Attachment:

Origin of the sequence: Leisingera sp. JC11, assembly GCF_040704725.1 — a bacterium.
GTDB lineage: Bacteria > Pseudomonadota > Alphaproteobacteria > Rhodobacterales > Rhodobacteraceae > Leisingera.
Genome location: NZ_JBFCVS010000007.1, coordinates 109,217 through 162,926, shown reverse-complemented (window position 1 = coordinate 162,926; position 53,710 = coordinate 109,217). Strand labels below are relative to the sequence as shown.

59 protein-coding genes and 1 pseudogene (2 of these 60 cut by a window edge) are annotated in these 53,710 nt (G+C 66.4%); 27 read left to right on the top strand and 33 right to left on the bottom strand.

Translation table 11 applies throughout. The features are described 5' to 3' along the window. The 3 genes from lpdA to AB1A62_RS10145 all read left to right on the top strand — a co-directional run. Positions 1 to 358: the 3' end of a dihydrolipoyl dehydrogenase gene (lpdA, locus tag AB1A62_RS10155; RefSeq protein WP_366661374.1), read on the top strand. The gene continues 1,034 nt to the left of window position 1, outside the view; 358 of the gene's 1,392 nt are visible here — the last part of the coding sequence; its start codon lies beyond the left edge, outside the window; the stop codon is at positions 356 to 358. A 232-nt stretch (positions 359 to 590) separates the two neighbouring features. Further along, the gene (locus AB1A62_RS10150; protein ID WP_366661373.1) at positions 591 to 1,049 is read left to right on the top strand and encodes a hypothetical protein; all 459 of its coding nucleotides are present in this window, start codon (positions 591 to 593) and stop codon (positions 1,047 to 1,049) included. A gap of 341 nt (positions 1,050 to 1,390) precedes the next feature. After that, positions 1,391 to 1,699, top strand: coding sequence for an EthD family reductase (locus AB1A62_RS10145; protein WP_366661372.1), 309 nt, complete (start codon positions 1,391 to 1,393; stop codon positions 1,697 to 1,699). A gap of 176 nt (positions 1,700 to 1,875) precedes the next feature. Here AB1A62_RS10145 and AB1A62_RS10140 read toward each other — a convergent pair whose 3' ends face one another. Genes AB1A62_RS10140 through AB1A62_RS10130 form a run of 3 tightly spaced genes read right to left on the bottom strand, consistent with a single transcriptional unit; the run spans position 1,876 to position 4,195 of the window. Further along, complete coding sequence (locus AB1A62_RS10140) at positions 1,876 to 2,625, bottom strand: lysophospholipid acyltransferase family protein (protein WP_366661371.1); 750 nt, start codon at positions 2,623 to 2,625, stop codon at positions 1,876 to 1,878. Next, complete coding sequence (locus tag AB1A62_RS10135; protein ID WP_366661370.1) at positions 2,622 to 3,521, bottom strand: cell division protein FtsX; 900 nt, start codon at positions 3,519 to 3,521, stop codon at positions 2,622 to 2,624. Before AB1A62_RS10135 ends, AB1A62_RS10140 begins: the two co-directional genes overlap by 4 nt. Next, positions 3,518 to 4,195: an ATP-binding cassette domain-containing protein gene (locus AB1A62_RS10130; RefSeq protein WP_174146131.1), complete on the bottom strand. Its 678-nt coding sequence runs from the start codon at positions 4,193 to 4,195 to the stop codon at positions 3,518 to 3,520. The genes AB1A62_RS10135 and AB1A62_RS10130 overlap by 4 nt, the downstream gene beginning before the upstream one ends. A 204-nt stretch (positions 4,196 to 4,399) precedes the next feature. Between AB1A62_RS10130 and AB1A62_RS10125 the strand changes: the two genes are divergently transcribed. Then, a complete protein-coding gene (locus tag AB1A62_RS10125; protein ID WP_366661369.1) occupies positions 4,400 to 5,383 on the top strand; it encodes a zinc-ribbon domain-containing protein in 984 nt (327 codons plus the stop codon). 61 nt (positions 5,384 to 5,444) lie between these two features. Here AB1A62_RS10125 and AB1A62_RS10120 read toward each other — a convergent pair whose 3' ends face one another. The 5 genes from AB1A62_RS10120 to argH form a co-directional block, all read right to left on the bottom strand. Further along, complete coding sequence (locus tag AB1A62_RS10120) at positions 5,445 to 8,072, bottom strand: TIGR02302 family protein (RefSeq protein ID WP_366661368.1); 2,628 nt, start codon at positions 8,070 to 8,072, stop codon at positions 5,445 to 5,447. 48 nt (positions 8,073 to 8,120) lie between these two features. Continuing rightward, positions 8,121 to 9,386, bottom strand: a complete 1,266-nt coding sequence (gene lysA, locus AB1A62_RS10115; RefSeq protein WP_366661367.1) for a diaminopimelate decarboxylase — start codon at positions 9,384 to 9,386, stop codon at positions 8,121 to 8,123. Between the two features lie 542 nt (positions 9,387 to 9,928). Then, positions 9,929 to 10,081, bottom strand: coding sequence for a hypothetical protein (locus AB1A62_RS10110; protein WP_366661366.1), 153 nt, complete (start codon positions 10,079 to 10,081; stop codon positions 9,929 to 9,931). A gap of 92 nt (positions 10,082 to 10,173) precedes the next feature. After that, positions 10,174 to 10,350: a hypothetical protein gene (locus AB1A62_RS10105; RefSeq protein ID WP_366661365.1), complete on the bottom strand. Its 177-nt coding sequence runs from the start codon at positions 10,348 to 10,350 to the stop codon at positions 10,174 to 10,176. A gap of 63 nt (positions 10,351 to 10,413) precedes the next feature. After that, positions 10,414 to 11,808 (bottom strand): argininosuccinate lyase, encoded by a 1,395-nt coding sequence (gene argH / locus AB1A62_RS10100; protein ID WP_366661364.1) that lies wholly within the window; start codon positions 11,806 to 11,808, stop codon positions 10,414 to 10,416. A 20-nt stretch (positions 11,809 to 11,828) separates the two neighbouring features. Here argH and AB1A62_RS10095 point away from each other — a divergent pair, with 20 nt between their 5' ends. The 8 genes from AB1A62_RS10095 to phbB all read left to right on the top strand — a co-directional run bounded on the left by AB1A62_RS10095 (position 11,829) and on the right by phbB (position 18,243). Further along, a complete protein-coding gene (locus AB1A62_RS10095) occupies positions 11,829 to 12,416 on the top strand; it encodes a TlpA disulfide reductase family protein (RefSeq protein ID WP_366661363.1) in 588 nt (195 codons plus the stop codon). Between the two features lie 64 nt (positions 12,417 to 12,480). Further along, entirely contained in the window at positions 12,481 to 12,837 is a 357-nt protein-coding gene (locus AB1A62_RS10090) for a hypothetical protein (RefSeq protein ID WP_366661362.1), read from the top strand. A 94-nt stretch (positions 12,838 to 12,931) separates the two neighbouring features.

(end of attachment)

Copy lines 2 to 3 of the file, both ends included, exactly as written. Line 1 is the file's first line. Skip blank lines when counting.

GTDB lineage: Bacteria > Pseudomonadota > Alphaproteobacteria > Rhodobacterales > Rhodobacteraceae > Leisingera.
Genome location: NZ_JBFCVS010000007.1, coordinates 109,217 through 162,926, shown reverse-complemented (window position 1 = coordinate 162,926; position 53,710 = coordinate 109,217). Strand labels below are relative to the sequence as shown.